- By: Laura Goldman
- May 17, 2017
During the Dog Meat Festival that’s been held each year since 2010 in Yulin, China, thousands of dogs – some of them stolen pets – are brutally beaten to death and then sold for their meat.
For years, activists have worked hard to put an end to this terrible event, and finally their efforts are apparently paying off. Yulin will reportedly ban the sale of dog meat during this year’s festival, scheduled to begin June 21.
Humane Society International (HSI) announced the potentially wonderful news today that the Yulin government will prohibit restaurants, street vendors and market traders from selling dog meat at the event. Anyone caught doing so will be fined up to 100,000 yuan (about $14,512) and face a jail sentence.
News of the ban was received by HSI and the nonprofit Duo Duo Project from Chinese animal welfare activists. It was confirmed by three traders at Yulin’s largest dog meat market.
The temporary ban, which will go into effect June 15, is believed to have been initiated by Mo Gong Ming, Yulin’s new party secretary, according to HSI.
Although the ban will only last for the duration of the festival, HSI said it is “a milestone victory in the ongoing campaign to end mass dog and cat slaughter at Yulin, and is evidence of growing political will from inside China to clamp down on the trade.”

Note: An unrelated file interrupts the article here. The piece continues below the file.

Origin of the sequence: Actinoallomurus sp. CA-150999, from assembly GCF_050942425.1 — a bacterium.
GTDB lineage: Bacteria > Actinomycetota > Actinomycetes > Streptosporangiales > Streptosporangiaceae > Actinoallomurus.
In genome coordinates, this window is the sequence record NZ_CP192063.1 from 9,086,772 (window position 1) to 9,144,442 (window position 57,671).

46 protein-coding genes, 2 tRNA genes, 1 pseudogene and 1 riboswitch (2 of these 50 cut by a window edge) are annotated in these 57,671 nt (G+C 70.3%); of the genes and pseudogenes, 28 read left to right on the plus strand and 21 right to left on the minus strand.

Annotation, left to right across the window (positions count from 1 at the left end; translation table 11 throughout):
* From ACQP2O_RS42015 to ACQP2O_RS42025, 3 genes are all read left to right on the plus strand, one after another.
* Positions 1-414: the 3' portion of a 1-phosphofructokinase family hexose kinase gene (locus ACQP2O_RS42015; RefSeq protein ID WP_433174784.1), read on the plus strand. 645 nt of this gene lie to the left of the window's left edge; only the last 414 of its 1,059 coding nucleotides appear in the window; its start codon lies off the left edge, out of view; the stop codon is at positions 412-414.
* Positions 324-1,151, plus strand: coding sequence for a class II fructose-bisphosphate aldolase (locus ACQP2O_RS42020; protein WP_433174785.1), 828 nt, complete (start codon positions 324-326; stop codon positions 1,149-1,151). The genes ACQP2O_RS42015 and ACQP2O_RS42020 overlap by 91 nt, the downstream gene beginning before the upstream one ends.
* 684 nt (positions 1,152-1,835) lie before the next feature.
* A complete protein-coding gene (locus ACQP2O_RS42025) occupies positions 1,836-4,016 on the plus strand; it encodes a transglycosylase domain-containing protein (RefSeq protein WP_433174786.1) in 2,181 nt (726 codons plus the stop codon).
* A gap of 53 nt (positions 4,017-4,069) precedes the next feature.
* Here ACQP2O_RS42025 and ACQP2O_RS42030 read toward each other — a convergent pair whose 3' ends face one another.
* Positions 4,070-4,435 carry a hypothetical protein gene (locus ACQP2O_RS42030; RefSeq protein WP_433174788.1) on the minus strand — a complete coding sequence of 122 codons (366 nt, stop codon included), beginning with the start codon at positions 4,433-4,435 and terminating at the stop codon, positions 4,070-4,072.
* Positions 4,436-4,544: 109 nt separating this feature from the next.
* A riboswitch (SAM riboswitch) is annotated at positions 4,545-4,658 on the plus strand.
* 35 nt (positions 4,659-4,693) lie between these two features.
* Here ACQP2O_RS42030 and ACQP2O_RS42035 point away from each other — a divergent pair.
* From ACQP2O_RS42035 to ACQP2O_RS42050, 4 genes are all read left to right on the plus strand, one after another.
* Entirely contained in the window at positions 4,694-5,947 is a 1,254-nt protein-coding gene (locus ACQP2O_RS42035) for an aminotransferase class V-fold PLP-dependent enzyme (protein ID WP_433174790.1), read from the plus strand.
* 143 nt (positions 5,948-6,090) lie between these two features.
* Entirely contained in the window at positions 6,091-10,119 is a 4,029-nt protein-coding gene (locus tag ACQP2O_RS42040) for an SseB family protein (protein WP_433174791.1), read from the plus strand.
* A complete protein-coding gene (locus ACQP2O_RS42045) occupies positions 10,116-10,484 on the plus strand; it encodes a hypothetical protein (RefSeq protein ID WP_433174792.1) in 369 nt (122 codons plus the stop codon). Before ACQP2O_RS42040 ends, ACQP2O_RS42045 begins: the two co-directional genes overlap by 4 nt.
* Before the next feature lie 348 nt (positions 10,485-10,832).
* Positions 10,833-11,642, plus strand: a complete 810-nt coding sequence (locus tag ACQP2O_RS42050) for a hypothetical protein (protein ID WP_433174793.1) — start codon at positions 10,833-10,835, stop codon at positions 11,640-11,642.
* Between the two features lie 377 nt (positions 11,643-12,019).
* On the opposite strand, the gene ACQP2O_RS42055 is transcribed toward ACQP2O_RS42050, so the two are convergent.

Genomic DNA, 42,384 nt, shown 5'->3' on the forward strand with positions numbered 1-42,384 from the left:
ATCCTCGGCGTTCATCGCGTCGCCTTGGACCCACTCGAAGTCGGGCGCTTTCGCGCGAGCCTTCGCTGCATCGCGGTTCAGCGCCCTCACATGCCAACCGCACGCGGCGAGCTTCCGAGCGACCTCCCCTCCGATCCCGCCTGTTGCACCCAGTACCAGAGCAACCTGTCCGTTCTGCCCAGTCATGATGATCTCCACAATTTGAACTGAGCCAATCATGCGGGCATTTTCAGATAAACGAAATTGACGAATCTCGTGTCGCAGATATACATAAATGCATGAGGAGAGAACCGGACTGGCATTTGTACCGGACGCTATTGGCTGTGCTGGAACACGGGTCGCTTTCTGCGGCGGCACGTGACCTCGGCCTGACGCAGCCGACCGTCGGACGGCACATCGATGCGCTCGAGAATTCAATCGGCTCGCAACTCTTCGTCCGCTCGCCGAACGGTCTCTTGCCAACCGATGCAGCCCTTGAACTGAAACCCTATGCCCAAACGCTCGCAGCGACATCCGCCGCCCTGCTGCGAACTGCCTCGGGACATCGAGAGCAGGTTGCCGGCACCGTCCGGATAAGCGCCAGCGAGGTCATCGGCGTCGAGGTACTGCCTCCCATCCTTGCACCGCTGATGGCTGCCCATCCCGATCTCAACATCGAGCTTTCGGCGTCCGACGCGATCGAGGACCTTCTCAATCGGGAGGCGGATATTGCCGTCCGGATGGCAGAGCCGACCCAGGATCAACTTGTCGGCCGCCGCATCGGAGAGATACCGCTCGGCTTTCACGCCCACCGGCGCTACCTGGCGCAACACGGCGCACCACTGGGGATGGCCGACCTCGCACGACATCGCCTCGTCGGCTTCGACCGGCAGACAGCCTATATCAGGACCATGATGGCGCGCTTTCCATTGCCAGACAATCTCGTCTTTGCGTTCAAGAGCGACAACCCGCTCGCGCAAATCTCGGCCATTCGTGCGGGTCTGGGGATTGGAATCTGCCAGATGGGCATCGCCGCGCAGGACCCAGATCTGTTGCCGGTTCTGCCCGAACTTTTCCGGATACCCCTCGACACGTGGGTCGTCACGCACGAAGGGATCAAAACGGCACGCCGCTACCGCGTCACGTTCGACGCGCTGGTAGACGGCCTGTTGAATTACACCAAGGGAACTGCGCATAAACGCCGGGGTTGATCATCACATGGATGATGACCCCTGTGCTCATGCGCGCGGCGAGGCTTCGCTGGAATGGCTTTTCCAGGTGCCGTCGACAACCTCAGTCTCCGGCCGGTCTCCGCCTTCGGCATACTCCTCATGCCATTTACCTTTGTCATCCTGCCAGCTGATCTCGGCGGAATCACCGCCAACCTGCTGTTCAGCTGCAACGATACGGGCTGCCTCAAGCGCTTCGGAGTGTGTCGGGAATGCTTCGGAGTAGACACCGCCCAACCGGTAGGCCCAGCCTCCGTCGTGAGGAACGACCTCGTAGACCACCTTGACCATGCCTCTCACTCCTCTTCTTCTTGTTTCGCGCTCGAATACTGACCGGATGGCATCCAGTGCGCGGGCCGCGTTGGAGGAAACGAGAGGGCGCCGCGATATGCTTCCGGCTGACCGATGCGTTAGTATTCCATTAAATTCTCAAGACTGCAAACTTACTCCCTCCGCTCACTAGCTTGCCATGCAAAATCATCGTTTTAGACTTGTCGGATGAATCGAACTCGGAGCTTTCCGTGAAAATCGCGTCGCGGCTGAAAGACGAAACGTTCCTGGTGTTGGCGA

Along with HSI, Andrea Gung, executive director of the Duo Duo Project, a group that advocates for ending the killing of dogs and cats for delicacy food in China, is cautiously optimistic. “Even if this is a temporary ban, we hope this will have a domino effect, leading to the collapse of the dog meat trade,” she stated. During several visits to Yulin over the past two years, Gung said she has witnessed changes for the better. She’s impressed with the compassion of the younger generation in Yulin and in China, and congratulated Mo Gong Ming for his “progressive and visionary leadership.”
Each year in Asia, 30 million dogs are killed for their meat, including 10 to 20 million in China. Last month, Taiwan made history by becoming the only country in Asia to ban the consumption of dog and cat meat. It had previously prohibited the slaughter of these animals and sale of their meat.
Could China be next? The majority of Chinese – about 64 percent – want to ban the Yulin dog meat festival, according to a 2016 poll. About 52 percent want to end the dog meat trade. Most of those opposing it are young people.
Last June, a Care2 petition with 11 million signatures that called for an end to the Yulin dog meat festival was delivered to the Chinese embassy in London. The late, great Carrie Fisher gathered with campaigners outside the embassy to send the petition on its way.
The global efforts of Care2 members are obviously helping to make a difference. The next step is to make the dog and cat meat ban permanent in Yulin and throughout China. Please join more than 1.2 million Care2 members by signing and sharing this petition by Lisa Vanderpump to stop the cruel Yulin Dog Meat Festival.